North Dakota company gives kids introduction to rodeo

December 16, 2017

LANSFORD, N.D. (AP) — Rodeo has always been a big part of Midwestern culture, and RC Buckerz is bringing it back to the kids.

“Our goal is to help young children get a start in the rough stock side of rodeo,” RC Buckerz’s founder Michelle Rudland said. “We have size appropriate, experienced animals we are very careful about putting children on.”

Based in Lansford, Rudland is giving kids the opportunity to get their start in rodeo through her bucking pony company, the Minot Daily News reported . Not only is it about learning new skills, RC Buckerz also teaches kids responsibility and respect for animals and others. Rudland said so far the kids have been nothing but great.

The great thing about “Rough Stock,” according to Rudland, is participants don’t need their own animals. She said as long as kids and adults have the equipment and the right attitude, they can do it.

Rudland started the program out of her own personal love of rodeo. Her father used to ride back in the day and she grew to love it through her parents. Now, with RC Buckerz, she’s trying to pass that love of rodeo on to her own children and other kids in the area.

“I noticed a decrease in rough stock riders in the state,” Rudland said. “Riders aren’t getting experience young enough to learn the basics. Kids at 16 or 17 years old will get bucked and hurt by the bigger animals.”

Rudland is giving children the opportunity to learn the basics and hone their rodeo skills on smaller, experienced animals. With this approach, she said, kids will gain confidence and experience to be able to go on into rodeo as adults with a lower chance of serious injury.

RC Buckerz has ponies and one mule they do all the trimming, seeding and check-ups for on their own. RC, like all of rodeo, is family-oriented for Rudland. She has the help of her children and together they take care of the animals and run their events.

RC Buckerz will go to standard rodeos when invited, like the N.D. Rodeo Association, and will bring along their ponies. They work with the children and take care to put the kids on the right ponies. They made their debut last April with the Abrahamson Rodeo Company in Minot.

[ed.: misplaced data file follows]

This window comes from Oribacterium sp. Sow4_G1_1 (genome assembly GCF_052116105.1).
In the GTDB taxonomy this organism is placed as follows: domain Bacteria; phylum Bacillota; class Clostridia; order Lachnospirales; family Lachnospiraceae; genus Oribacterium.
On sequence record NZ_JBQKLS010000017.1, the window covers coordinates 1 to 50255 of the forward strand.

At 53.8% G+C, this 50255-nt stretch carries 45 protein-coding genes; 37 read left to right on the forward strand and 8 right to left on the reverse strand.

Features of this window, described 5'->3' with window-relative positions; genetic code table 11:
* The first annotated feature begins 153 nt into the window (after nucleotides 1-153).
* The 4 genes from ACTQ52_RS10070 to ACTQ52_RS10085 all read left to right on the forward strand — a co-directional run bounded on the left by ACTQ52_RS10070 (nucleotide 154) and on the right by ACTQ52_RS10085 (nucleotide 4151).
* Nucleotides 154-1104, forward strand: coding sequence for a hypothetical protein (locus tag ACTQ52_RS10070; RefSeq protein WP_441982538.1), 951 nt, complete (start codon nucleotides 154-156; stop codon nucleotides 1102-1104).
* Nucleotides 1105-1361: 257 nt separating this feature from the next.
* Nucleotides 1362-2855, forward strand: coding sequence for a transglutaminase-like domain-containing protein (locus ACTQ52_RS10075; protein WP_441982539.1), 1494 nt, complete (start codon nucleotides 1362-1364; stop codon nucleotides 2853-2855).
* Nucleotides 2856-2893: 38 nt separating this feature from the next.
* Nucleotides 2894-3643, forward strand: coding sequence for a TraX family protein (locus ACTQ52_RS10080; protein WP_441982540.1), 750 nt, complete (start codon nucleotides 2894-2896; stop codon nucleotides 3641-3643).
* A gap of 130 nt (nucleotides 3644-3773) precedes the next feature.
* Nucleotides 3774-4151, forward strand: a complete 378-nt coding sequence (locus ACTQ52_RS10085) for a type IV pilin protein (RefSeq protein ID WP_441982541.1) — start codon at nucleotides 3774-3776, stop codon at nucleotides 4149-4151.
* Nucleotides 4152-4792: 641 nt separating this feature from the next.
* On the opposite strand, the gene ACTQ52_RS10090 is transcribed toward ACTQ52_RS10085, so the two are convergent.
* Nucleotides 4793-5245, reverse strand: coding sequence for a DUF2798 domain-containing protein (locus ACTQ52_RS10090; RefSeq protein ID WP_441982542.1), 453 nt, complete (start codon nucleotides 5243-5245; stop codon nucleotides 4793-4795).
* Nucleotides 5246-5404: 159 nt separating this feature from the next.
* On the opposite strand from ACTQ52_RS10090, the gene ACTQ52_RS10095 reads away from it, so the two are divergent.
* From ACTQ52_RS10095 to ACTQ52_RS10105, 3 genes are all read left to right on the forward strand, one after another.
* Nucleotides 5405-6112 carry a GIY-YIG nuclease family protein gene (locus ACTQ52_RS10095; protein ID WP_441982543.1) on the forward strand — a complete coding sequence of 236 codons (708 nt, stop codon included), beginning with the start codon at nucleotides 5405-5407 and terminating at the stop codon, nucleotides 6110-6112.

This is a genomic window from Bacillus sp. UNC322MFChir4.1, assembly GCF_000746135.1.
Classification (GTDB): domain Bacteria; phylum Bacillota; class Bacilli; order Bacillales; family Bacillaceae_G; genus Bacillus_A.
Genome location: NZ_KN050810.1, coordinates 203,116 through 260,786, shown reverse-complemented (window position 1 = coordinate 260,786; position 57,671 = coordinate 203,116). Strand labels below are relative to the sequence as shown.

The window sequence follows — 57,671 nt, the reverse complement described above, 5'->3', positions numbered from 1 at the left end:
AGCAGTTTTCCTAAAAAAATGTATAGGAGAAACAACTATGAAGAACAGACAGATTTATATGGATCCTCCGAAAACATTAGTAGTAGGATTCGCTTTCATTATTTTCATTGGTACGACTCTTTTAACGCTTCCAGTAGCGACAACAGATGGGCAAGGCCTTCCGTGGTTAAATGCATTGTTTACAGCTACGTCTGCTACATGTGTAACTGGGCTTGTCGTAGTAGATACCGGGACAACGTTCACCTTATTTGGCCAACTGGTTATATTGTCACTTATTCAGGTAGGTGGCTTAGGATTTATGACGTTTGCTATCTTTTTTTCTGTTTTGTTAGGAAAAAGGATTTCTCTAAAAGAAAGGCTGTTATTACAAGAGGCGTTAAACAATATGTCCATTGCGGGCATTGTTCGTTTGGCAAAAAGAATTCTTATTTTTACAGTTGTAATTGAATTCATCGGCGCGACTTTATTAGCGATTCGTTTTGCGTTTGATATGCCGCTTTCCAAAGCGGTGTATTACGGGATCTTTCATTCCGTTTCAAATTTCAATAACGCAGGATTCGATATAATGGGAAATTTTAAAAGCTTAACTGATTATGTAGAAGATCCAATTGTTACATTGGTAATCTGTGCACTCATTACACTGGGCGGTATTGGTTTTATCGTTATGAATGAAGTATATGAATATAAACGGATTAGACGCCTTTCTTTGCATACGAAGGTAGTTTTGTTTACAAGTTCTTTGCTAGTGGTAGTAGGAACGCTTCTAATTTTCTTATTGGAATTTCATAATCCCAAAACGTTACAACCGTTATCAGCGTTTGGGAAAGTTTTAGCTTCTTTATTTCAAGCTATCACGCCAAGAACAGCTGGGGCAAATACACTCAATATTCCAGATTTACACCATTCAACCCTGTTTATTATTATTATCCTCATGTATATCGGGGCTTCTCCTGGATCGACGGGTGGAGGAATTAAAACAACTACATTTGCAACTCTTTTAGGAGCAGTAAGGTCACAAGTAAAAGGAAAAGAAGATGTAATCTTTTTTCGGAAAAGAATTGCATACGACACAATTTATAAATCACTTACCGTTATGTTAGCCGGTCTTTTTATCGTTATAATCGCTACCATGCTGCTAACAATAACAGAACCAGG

Ponies, according to Rudland, only get better with time. They have a variety of ponies from high-buckers to starters. Their goal is to get kids educated, not hurt.

As far as success, RC Buckerz has two kids, Coy Hepper and Tyler Villarreal, heading to Las Vegas Dec. 7 to compete in the Junior National Finals Rodeo.

“Coy is a great kid. That young man is going places,” Rudland said. “We worked really hard with Tyler this year. It’s his first year on ponies. We’re pretty proud of both young men.”

Hepper is a fifth-grader from Keene who is representing North Dakota in the Mini-Bareback Riding World Championship Series.

Villarreal, a seventh-grader out of Ryder, will also be competing and representing the state in Las Vegas.

The ultimate goal, aside from getting kids to Vegas, is getting the ponies themselves to Vegas. Rudland prides herself on the care she puts into the animals, and to be nationally recognized for their ponies would be a dream.

Last spring, RC Buckerz held a bucking camp that was really successful, according to Rudland. She’s hoping to host more this spring before the season starts.

This first year for RC Buckerz has been nothing short of a success for Rudland. Not only for the kids, but the communities they go to. Rudland said the children’s rodeo is “some of the greatest cowboy action ever.” Rudland encourages everyone to experience junior rodeo, even if you don’t know anyone competing, because you are sure to be entertained.

To follow the RC Buckerz journey or talk with Michelle Rudland, visit their Facebook page at RC Buckerz.


Information from: Minot Daily News, http://www.minotdailynews.com

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